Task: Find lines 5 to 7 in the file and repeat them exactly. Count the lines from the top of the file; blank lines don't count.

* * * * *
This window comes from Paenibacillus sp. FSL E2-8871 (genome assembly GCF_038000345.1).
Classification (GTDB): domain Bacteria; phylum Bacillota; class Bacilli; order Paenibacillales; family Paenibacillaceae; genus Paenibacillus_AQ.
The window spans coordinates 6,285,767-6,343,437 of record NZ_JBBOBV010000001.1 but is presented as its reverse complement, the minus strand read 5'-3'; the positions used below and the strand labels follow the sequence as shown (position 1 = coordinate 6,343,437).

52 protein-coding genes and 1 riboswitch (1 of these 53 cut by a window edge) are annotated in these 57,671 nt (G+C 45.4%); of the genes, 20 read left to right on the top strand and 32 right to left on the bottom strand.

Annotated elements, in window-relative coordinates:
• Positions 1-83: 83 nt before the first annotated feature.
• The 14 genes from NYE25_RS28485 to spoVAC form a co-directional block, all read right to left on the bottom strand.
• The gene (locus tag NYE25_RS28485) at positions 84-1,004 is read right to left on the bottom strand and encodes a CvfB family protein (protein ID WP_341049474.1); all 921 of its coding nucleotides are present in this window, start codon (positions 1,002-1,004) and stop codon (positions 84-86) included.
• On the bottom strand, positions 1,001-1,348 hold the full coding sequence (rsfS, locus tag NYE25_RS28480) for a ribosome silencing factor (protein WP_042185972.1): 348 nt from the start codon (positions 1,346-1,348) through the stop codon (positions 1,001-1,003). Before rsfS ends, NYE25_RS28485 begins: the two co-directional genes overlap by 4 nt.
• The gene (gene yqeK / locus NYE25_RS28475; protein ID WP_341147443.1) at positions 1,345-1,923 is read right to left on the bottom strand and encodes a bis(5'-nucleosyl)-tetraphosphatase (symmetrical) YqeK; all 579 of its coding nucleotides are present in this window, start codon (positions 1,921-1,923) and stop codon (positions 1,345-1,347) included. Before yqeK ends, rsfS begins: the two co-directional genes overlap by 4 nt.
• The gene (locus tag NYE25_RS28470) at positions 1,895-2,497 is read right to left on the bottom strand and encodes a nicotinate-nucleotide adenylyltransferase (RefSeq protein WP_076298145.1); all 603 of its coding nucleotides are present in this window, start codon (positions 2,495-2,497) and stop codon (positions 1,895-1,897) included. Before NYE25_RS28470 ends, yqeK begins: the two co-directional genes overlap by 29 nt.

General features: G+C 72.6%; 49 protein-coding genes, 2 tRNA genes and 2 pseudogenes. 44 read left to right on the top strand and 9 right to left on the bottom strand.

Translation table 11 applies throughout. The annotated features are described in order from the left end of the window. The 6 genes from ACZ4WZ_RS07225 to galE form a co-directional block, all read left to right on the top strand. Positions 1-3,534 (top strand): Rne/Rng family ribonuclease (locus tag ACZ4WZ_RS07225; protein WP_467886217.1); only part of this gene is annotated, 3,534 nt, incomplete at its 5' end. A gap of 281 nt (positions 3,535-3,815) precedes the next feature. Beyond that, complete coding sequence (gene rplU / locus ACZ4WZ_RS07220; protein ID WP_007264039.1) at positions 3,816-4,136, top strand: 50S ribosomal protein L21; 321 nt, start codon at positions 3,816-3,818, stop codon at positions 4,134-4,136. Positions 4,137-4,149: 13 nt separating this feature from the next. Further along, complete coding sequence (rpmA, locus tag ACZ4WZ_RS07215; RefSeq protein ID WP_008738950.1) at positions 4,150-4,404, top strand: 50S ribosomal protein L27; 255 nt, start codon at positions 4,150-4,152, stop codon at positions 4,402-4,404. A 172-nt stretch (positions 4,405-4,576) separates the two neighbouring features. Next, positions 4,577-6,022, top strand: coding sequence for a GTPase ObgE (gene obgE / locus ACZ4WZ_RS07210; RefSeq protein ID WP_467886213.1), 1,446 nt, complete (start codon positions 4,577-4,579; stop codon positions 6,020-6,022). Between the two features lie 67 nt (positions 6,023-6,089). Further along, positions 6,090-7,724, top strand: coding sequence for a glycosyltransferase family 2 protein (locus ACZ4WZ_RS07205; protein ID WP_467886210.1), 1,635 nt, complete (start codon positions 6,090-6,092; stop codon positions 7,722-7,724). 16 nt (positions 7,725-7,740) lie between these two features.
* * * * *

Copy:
Annotated elements, in window-relative coordinates:
• Positions 1-83: 83 nt before the first annotated feature.
• The 14 genes from NYE25_RS28485 to spoVAC form a co-directional block, all read right to left on the bottom strand.